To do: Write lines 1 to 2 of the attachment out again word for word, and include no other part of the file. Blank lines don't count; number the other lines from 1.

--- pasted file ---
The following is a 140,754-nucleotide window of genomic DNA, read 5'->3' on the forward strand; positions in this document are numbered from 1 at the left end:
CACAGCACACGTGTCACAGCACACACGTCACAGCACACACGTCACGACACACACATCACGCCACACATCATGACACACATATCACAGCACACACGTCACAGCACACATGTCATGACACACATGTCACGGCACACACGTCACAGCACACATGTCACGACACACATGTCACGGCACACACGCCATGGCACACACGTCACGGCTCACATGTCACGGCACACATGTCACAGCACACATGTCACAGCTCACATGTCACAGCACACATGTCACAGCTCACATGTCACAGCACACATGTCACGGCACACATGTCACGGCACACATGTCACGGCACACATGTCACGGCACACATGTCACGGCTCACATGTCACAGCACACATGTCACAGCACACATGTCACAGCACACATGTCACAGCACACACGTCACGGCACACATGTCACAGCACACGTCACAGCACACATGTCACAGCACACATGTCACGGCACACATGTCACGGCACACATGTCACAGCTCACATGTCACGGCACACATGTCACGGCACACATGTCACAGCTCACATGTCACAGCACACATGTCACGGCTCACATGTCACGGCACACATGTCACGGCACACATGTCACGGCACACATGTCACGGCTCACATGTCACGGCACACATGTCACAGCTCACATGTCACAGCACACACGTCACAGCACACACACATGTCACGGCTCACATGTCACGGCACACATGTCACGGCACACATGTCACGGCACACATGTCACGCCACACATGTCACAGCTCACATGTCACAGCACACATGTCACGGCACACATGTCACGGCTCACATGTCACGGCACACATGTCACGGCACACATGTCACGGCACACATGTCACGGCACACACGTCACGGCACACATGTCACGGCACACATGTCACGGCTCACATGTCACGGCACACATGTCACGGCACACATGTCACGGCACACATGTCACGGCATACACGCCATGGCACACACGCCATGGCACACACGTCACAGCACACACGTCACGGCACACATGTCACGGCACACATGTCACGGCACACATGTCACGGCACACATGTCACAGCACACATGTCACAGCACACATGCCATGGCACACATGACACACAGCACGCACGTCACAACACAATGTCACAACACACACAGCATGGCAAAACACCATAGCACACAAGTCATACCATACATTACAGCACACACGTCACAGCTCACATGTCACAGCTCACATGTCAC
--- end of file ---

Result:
The following is a 140,754-nucleotide window of genomic DNA, read 5'->3' on the forward strand; positions in this document are numbered from 1 at the left end:
CACAGCACACGTGTCACAGCACACACGTCACAGCACACACGTCACGACACACACATCACGCCACACATCATGACACACATATCACAGCACACACGTCACAGCACACATGTCATGACACACATGTCACGGCACACACGTCACAGCACACATGTCACGACACACATGTCACGGCACACACGCCATGGCACACACGTCACGGCTCACATGTCACGGCACACATGTCACAGCACACATGTCACAGCTCACATGTCACAGCACACATGTCACAGCTCACATGTCACAGCACACATGTCACGGCACACATGTCACGGCACACATGTCACGGCACACATGTCACGGCACACATGTCACGGCTCACATGTCACAGCACACATGTCACAGCACACATGTCACAGCACACATGTCACAGCACACACGTCACGGCACACATGTCACAGCACACGTCACAGCACACATGTCACAGCACACATGTCACGGCACACATGTCACGGCACACATGTCACAGCTCACATGTCACGGCACACATGTCACGGCACACATGTCACAGCTCACATGTCACAGCACACATGTCACGGCTCACATGTCACGGCACACATGTCACGGCACACATGTCACGGCACACATGTCACGGCTCACATGTCACGGCACACATGTCACAGCTCACATGTCACAGCACACACGTCACAGCACACACACATGTCACGGCTCACATGTCACGGCACACATGTCACGGCACACATGTCACGGCACACATGTCACGCCACACATGTCACAGCTCACATGTCACAGCACACATGTCACGGCACACATGTCACGGCTCACATGTCACGGCACACATGTCACGGCACACATGTCACGGCACACATGTCACGGCACACACGTCACGGCACACATGTCACGGCACACATGTCACGGCTCACATGTCACGGCACACATGTCACGGCACACATGTCACGGCACACATGTCACGGCATACACGCCATGGCACACACGCCATGGCACACACGTCACAGCACACACGTCACGGCACACATGTCACGGCACACATGTCACGGCACACATGTCACGGCACACATGTCACAGCACACATGTCACAGCACACATGCCATGGCACACATGACACACAGCACGCACGTCACAACACAATGTCACAACACACACAGCATGGCAAAACACCATAGCACACAAGTCATACCATACATTACAGCACACACGTCACAGCTCACATGTCACAGCTCACATGTCAC